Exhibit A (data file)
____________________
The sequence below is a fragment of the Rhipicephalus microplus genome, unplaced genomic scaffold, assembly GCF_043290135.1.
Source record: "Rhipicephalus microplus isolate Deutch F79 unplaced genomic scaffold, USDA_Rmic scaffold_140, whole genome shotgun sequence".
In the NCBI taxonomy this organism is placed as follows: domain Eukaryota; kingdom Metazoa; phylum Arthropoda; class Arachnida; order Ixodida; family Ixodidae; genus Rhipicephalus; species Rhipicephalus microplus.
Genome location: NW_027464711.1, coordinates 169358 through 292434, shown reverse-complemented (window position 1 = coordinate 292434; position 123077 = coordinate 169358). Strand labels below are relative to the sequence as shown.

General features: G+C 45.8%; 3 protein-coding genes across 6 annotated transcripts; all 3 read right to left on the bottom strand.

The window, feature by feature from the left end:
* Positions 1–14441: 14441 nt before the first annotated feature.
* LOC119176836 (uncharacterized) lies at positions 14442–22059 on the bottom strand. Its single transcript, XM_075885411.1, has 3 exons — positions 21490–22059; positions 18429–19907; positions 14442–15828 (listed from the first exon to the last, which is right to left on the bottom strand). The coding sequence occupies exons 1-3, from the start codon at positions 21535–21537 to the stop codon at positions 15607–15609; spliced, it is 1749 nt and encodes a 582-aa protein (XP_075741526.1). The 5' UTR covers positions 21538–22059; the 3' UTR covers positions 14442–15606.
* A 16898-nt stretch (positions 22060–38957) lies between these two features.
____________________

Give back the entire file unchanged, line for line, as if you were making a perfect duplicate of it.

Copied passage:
The sequence below is a fragment of the Rhipicephalus microplus genome, unplaced genomic scaffold, assembly GCF_043290135.1.
Source record: "Rhipicephalus microplus isolate Deutch F79 unplaced genomic scaffold, USDA_Rmic scaffold_140, whole genome shotgun sequence".
In the NCBI taxonomy this organism is placed as follows: domain Eukaryota; kingdom Metazoa; phylum Arthropoda; class Arachnida; order Ixodida; family Ixodidae; genus Rhipicephalus; species Rhipicephalus microplus.
Genome location: NW_027464711.1, coordinates 169358 through 292434, shown reverse-complemented (window position 1 = coordinate 292434; position 123077 = coordinate 169358). Strand labels below are relative to the sequence as shown.

General features: G+C 45.8%; 3 protein-coding genes across 6 annotated transcripts; all 3 read right to left on the bottom strand.

The window, feature by feature from the left end:
* Positions 1–14441: 14441 nt before the first annotated feature.
* LOC119176836 (uncharacterized) lies at positions 14442–22059 on the bottom strand. Its single transcript, XM_075885411.1, has 3 exons — positions 21490–22059; positions 18429–19907; positions 14442–15828 (listed from the first exon to the last, which is right to left on the bottom strand). The coding sequence occupies exons 1-3, from the start codon at positions 21535–21537 to the stop codon at positions 15607–15609; spliced, it is 1749 nt and encodes a 582-aa protein (XP_075741526.1). The 5' UTR covers positions 21538–22059; the 3' UTR covers positions 14442–15606.
* A 16898-nt stretch (positions 22060–38957) lies between these two features.